wed his advice ‘Take up a challenge, do your best and leave the rest to God’. There was a lot of opposition to her first book ‘Fatima and the Great Conspiracy’ (Galway, 1982), mainly from right-wing Catholics which hurt her greatly. This book was translated into French and Polish. After this she wrote Karl Marx: True or False Prophet (Galway, 1985) which was translated into French. Various editions of a book called Towards World Government – New World Order' were published between 1985 and 2004. She also wrote a novel on the Irish War of Independence,Towards Utopia’ (Galway, 1998). Her books were self-published by her own Fίrinne printing outfit. They weren’t widely distributed, however.


Her son, Joe died in 1990 after returning from a post in the US. In later years the family moved from Dalysfort Road to live in Rockbarton North, Salthill. Religion had always been an intrinsic part of Deirdre’s life and she regularly hosted a Latin Mass service on Sunday afternoons at her Salthill home. She was an avid reader and was subscribed to periodicals like Classic Family News and Hibernia. Her favourite Kavanagh book was Lapped Furrows, a copy of which she had in her sitting-room.


We did a number of interviews with her while researching ‘Deirdre’s Passions’, a short film on her life and found her to be intelligent, alert and a self-confident writer.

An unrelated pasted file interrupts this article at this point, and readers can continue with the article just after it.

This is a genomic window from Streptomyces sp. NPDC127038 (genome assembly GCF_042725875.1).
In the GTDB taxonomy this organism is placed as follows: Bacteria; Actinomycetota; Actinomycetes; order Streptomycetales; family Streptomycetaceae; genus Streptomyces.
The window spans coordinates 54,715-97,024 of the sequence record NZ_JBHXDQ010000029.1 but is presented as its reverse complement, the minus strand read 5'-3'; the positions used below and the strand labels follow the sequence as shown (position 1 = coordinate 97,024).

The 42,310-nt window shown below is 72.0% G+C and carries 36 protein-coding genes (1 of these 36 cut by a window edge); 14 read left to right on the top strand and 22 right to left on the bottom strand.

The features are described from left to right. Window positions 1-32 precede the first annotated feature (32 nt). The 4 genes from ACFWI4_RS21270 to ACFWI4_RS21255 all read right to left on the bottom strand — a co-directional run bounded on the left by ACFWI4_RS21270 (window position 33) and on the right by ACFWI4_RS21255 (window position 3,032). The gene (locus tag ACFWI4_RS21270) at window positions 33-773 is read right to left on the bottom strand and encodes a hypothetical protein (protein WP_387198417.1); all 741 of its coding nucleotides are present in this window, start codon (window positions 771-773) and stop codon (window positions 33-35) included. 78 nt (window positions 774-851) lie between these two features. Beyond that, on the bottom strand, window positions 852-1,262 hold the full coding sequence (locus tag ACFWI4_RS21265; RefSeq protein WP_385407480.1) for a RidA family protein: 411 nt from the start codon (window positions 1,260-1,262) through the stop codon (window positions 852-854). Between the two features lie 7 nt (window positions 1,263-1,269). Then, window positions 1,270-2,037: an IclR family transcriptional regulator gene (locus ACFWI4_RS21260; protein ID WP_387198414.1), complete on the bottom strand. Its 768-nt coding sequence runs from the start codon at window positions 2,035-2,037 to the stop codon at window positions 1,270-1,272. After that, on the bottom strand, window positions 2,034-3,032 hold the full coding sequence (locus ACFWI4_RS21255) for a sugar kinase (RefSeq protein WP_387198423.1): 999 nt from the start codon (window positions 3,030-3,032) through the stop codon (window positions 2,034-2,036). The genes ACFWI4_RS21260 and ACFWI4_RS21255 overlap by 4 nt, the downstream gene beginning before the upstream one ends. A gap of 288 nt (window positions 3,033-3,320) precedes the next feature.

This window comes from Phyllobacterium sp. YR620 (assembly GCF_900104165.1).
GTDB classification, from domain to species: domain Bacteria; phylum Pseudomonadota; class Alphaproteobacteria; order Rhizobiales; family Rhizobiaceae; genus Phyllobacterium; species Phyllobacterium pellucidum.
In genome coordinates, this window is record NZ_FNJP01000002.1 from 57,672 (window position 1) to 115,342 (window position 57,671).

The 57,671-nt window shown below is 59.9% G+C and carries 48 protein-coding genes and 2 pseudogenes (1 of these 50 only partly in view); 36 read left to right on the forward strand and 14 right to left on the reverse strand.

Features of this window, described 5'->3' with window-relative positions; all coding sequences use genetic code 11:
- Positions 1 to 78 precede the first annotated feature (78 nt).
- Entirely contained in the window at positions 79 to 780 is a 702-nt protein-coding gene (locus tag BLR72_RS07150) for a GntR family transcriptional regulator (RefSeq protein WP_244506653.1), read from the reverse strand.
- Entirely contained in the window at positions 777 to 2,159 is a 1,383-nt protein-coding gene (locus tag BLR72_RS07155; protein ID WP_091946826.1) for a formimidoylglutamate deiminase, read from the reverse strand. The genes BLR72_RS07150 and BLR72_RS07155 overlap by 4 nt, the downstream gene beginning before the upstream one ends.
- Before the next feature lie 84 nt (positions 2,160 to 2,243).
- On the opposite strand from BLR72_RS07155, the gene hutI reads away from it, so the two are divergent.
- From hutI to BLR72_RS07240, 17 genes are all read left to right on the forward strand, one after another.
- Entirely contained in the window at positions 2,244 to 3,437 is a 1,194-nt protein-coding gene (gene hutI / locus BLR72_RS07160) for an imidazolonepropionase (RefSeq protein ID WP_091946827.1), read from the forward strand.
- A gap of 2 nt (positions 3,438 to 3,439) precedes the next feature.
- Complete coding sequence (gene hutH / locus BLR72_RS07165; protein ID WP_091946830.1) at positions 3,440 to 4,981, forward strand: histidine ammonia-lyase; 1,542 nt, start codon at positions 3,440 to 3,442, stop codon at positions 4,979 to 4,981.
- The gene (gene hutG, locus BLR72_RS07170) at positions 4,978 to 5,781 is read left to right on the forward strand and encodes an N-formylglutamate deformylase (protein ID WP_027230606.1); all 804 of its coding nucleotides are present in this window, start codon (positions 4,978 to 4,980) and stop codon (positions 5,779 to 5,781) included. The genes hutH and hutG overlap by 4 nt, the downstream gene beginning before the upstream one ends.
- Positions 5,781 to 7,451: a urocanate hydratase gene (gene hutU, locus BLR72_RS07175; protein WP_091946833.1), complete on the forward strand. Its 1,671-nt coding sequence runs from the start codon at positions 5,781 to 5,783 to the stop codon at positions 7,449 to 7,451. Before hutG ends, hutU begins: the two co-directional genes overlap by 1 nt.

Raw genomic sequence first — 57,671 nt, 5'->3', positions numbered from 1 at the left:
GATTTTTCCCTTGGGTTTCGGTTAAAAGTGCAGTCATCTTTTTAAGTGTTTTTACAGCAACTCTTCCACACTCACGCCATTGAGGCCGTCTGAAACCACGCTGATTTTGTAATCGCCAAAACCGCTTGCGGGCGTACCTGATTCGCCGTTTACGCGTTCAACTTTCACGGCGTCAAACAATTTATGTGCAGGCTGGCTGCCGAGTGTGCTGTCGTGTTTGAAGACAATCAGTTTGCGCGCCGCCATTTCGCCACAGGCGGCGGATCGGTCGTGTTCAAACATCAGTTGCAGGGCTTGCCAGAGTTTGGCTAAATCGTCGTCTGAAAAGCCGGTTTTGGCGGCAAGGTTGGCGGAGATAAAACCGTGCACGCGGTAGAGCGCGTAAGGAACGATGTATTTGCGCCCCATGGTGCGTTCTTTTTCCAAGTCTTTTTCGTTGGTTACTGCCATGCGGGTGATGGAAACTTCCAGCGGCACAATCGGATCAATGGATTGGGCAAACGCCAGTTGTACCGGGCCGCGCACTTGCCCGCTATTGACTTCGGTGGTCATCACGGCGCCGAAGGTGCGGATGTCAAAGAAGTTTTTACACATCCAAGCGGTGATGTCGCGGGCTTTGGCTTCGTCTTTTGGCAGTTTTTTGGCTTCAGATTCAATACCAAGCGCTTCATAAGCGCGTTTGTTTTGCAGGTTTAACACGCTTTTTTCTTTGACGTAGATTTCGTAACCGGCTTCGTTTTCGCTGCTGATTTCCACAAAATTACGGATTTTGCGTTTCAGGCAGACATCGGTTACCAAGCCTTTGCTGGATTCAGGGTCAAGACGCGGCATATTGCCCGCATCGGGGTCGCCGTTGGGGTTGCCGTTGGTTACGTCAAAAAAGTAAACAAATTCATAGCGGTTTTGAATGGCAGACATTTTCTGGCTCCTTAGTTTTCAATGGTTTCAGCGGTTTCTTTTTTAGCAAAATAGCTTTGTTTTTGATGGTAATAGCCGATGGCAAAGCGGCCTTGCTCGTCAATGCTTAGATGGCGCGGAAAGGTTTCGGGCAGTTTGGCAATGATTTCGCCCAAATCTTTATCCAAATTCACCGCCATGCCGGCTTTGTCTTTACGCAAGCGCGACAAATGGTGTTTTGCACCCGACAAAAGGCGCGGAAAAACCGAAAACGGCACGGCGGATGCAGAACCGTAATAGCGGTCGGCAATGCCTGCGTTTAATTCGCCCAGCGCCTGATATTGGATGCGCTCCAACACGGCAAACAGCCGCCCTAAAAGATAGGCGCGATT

She became disillusioned with Politics and her beloved Church. She was very much a pioneer in her honest thinking and protestations in early 80’s Ireland. This writer queried her renowned picketing at controversial films and anti-Catholic publications. Her answer was to quote Edmund Burke ‘[i]All that is necessary for the triumph of evil is for good men to do nothing’[/i]!. We join with Galway in mourning one of it’s great daughters!.


She was predeceased by her loving sister, Babe (Margaret) Courtney a few weeks previously in March 2013 and she is survived by her extended family.


Ger Considine,,Galway.

Jovan-Marya of the Immaculate Conception Weismiller, T.O.Carm.

Vive le Christ-roi! Vive le roi, Louis XX!
Deum timete, regem honorificate.
Kansan by birth! Albertan by choice! Jayhawk by the Grace of God!
  “Qui me amat, amet et canem meum. (Who loves me will love my dog also.)” 
St Bernard of Clairvaux

My Blog 'Musings of an Old Curmudgeon'


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#4
(09-13-2020, 05:53 PM)jovan66102 Wrote: I corresponded with Mrs Manifold before her death. She was a great lady. She also wrote several other books, including two on Marx, Karl Marx: True or False Prophet?, and Karl Marx: A Prophet of Our Times, which touch upon his early involvement with Satanism, and Towards World Government: New World Order, all of which are well worth reading.

Wonderful! I will endeavour to read them, as I am really enjoying Fatima and the Great Conspiracy! Thank you.